Tiger got it both ways

Posted on December 14, 2009
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People and serious media are engaging in debate and self-examination regarding all the hype about Tiger Woods’s fall from grace. Woods has admitted to infidelities and is in deep trouble with his wife and his sponsors.

Many people and many serious reporters feel that Tiger and his family ought to be left to sort out this crisis privately. As is so often the case, they are missing the point.

The actual point is that you cannot have it both ways. A star athlete or performer can have the tens of millions in annual income that come from marketing himself and courting the hype. You cannot have that without also having the hype and attention that accompanies a serious misstep.

Does the name Gary Trudeau ring a bell? Trudeau has been drawing the brilliantly perceptive political cartoon strip “Doonesbury,” since 1970, during the Vietnam war. He has won dozens of signficant awards including a Pulitzer, the highest US award in journalism, when he was 25. His alma mater, Yale awarded him an honorary doctorate when he was 27 and the strip was just six years old.

What is yet more astonishing is that one of his fictional characters, Joanie Caucus, received an honoray degree from the University of California at Berkely. Caucus was an early feminist in the strip.

I think it is likely more people know the name Doonesbury than know the name Garry Trudeau. Incidentally, he was born to Canadian parents and is distantly related to Pierre.

Trudeau has gone out of his way to avoid the limelight. He earns his living purely from his work. The cultivation of personality has not contributed to his annual income.

Tiger, on the other hand, earns perhaps 10% of his annual income from his performance on the golf course. His total income has been running about $100 million per year. There are millions of people who know Tiger’s face and have seen pictures of his yacht who have never set foot on a golf course or watched a game on TV.

If Garry Trudeau’s marriage blew up in some scandalous fashion, I think people and the media would, and should, let the family work it out more or less in private. There is no world-wide fairy tale about his life.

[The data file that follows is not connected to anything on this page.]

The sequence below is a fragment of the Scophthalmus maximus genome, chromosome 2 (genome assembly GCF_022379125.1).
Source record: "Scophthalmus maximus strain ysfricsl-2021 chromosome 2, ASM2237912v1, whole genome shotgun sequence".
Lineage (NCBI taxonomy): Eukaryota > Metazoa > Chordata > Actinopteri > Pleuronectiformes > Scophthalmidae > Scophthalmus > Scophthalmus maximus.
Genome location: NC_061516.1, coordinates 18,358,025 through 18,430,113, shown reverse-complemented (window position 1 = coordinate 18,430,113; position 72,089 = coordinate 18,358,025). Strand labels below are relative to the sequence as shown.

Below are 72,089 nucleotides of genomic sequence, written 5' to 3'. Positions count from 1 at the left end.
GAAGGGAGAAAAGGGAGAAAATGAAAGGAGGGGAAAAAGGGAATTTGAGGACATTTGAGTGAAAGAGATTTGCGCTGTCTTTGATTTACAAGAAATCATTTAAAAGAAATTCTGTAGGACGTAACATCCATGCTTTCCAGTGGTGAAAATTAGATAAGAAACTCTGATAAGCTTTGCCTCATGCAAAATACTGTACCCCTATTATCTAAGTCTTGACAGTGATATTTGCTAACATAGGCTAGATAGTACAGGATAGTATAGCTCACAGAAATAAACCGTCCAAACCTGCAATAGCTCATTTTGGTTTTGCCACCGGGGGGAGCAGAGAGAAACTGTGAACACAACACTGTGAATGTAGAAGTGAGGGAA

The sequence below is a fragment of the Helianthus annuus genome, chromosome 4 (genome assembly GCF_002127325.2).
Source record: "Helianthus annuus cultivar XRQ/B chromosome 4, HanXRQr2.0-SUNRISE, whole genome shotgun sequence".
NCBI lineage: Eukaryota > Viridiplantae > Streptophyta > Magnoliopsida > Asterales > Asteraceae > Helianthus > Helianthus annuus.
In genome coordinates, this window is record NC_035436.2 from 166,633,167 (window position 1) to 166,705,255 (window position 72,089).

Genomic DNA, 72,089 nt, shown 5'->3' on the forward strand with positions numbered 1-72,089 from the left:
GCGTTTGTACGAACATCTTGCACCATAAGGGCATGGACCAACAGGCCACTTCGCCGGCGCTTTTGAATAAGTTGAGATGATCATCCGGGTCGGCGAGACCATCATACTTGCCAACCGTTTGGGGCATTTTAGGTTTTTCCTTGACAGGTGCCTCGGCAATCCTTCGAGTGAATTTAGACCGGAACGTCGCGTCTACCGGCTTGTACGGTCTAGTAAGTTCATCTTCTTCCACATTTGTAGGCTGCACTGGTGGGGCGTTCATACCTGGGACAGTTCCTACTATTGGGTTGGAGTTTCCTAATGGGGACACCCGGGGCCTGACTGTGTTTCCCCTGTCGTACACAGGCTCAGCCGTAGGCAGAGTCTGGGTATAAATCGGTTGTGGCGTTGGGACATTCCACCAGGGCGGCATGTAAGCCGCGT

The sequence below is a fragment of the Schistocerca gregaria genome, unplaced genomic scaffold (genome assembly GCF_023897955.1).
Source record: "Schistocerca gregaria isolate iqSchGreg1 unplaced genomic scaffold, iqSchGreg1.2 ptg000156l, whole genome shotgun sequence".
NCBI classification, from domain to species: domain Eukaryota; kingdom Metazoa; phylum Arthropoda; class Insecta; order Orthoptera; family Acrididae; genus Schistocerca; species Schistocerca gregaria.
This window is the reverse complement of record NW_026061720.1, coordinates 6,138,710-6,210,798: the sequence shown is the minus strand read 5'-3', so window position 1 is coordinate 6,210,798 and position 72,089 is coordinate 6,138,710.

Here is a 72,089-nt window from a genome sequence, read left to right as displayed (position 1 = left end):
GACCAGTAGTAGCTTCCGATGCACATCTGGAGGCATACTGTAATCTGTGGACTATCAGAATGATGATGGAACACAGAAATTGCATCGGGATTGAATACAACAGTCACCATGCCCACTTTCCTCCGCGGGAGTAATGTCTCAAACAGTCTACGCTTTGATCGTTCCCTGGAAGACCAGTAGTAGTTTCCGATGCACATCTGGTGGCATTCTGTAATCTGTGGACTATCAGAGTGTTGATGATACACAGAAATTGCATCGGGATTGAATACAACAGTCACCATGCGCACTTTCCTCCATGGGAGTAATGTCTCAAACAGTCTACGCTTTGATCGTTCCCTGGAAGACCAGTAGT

Trudeau once said that the US is the only country in which a person would be criticized, as he had been, for not engaging in the cultivation of personality.

You may remember widespread criticism of Pete Samprass, the dominant tennis player in the world for several years, for the same thing. He just played and won. He did not engage in screaming fits at umpires, clubbing with starlets or stupendous luxuries. The media and marketing world much preferred the more colourful John McEnroe who behaved like a two-year old on the court and off.

Tiger took the $90 million per from the celebrity media spotlight which his agents carefully developed and marketed. He, nor anyone else, can now complain that that same media and audience won’t instantly disappear.  He is such a famous person. His crash has been so spectacular that even people who never gave him a thought are intrigued.

It is like learning that Mother Teresa ran brothels on the side.

Live by the hype, die by the hype.

To conclude, we are all saddened when the media brings us the news that destroys our heroes. I maintain that the media has a responsibility to reveal the true character of false heroes.

It has a corresponding responsibility to discover and tell us about the real heroes among us. I saw a police cruiser camera clip last week showing three teenagers ganging up on and beating a policeman. Suddenly, out of nowhere, a VERY pregnant woman barreled in and tackled the teens. Her interference shocked and distracted the boys enough that the officer was able to regain his feet and the boys fled.

None of us know her name but I am grateful to the TV and print media that told us about her heroism.



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